Saturday, June 18, 2011

Back to the 70s - The 1870s

Families will be nearly £900 worse off this year after the biggest squeeze on living standards since the 1870s. Rising energy, food and petrol prices have massively outpaced increases in household incomes over the past year. The disposable income of the average household is predicted to fall by £858 this year. The last time earnings had risen less than prices for four years in a row was the 1870s. Bank of England Governor Mervyn King has already suggested the squeeze is the worst since the 1920s.

A report yesterday shows that households have been suffering since at least 2006. While salaries are up by 13 per cent on that year, a basket of staple foods costs 40 per cent more and gas and electricity tariffs have leapt by 76 per cent. Incomes have been decimated by rises in VAT and national insurance and cuts in benefits and tax credits. Analysts at Ernst & Young say the fall in disposable incomes – the money left after tax and paying essential bills – over the past three years is ‘unprecedented’.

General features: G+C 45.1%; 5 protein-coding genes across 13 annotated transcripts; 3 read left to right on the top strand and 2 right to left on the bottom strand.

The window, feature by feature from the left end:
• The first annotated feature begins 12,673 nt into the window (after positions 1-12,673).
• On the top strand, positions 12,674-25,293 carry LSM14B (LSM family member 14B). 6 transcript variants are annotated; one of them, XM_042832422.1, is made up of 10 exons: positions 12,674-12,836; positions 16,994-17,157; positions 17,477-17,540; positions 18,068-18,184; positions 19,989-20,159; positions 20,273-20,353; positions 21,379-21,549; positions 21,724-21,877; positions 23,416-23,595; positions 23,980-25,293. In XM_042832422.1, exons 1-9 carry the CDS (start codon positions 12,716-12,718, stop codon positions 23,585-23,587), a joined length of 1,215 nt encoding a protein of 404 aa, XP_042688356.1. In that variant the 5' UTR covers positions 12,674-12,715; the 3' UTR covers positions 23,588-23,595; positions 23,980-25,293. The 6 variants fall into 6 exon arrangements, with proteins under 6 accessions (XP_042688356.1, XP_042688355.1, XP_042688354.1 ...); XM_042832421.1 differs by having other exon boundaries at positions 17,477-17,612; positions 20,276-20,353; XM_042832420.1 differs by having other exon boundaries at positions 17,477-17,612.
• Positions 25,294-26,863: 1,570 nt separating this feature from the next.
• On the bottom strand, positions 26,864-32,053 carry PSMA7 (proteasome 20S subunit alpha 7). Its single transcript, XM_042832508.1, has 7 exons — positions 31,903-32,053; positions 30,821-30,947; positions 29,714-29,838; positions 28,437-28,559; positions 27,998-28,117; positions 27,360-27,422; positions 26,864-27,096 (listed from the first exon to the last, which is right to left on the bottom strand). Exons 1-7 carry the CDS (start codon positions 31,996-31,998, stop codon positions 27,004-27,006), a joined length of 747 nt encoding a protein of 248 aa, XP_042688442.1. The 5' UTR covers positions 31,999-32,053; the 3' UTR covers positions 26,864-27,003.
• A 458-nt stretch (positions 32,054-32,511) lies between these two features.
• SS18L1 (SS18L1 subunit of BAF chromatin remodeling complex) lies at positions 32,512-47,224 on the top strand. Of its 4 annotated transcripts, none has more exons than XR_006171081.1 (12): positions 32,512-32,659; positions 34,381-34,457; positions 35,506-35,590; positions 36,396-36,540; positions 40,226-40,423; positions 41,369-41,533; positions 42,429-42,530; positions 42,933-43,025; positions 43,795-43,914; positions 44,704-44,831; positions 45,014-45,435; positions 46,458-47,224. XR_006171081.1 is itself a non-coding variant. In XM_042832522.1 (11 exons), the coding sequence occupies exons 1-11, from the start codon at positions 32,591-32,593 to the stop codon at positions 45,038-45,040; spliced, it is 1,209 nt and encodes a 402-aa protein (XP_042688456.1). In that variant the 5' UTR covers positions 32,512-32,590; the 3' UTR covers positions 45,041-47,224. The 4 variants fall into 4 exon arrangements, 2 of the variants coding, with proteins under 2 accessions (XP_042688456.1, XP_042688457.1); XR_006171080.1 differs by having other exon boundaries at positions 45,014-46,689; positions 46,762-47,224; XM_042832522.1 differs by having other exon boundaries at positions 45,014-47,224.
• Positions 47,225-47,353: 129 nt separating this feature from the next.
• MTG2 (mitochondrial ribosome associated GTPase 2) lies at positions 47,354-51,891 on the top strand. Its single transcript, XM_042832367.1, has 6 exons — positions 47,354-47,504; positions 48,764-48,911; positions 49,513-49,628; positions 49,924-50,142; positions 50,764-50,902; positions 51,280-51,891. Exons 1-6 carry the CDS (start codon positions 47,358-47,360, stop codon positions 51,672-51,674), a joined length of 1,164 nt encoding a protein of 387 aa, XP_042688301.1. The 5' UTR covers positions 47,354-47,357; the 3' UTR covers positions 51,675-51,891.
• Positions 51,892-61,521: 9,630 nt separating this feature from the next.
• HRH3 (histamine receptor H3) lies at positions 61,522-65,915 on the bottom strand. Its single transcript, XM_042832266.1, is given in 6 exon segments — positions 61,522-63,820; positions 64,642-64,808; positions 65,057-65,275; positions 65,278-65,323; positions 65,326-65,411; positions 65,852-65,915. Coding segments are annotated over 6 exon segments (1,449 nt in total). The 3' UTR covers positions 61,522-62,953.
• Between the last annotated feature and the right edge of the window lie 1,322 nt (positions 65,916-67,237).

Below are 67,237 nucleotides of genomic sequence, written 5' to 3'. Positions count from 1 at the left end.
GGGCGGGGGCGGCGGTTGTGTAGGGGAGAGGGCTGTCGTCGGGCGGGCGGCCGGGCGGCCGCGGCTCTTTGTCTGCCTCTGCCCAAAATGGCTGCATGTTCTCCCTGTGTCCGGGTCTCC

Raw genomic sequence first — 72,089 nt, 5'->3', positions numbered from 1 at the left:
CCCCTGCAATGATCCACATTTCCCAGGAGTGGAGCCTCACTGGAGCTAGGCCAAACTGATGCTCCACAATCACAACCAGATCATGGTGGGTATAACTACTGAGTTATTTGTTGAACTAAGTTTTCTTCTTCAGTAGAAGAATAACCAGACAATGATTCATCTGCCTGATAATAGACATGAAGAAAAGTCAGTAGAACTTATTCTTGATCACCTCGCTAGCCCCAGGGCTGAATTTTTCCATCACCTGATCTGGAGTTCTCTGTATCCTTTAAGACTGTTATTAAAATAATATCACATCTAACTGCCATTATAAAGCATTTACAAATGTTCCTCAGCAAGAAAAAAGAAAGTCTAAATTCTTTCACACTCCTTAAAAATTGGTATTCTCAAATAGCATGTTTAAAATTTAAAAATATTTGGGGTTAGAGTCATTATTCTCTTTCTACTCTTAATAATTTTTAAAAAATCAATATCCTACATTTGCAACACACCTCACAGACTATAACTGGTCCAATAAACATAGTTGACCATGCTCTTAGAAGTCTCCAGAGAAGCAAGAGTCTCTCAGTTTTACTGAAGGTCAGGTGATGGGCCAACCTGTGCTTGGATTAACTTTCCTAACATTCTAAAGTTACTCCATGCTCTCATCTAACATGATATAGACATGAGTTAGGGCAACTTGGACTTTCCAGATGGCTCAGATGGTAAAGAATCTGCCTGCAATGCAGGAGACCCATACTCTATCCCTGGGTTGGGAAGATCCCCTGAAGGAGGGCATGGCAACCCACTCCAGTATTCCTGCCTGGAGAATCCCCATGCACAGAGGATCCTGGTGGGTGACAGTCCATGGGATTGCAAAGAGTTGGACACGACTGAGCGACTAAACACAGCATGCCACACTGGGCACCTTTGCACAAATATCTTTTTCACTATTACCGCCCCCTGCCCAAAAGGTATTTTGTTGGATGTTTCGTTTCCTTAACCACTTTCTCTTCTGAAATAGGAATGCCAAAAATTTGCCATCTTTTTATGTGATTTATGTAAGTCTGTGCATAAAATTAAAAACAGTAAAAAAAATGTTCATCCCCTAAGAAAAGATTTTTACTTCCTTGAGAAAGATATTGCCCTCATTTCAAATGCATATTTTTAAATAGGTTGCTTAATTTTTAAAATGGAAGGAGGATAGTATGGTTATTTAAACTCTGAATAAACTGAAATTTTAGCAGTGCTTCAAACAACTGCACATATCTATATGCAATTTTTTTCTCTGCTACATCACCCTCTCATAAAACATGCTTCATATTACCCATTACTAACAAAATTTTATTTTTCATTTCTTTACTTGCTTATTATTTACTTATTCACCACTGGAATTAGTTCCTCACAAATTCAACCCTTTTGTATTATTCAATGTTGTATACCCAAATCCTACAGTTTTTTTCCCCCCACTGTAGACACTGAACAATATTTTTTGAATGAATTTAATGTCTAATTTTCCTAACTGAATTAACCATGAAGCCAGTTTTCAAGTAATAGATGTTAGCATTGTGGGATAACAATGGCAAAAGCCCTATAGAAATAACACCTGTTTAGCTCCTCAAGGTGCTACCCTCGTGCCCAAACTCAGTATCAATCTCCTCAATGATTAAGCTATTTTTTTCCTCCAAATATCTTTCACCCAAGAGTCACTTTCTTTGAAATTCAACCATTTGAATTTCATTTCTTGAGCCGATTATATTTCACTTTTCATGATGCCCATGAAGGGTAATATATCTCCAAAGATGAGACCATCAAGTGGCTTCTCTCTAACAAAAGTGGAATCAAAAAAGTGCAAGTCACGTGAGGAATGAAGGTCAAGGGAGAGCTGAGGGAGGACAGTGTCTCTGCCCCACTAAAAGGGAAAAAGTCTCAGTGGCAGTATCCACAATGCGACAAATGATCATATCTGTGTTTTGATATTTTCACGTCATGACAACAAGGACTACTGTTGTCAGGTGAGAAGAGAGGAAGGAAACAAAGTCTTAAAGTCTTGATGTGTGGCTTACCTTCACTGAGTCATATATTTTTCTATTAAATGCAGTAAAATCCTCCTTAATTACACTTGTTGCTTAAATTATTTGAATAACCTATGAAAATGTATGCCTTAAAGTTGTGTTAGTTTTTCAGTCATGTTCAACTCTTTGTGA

Andrew Goodwin, senior economic advisor to the Ernst & Young ITEM Club, said: ‘The squeeze on household budgets is only going to intensify this year, as the gap between high inflation and subdued wage growth continues to widen.’

Richard Lloyd of consumer group Which? said: ‘Yet more price hikes are on the horizon, and there’s a limit to how much people can cut their spending on essentials.’

Taken from here

1 comment:

ajohnstone said...

A growing number of children in the UK are living in extreme poverty because of huge increases in the cost of energy, petrol and food, according to a leading charity. Save the Children says the figure has risen to 1.6 million, with 290,000 in London. A family of four has seen their weekly food bill of £100 increase by £5 since last year, according to the British Retail Consortium. Harry Wallop, Consumer Editor of the Daily Telegraph, said that while inflation is affecting everyone, it is hitting those on low incomes hardest. "You have no choice but to eat and drink," he said "So if you have a relatively small income because you've been made unemployed, you've not been paid well or you've suffered from a pay freeze, then obviously it's going to hit you harder."
Last year over 61,000 people across the UK turned to food banks for help. Daphine Aikens, who works at a West London Foodbank said: "We have had people say to us that it has made then, or made other people, turn to crime to get food. "They get hungry, people who come here haven't eaten for a few days. We've seen people who have just been struggling so much that when we have given them the food, they have cried."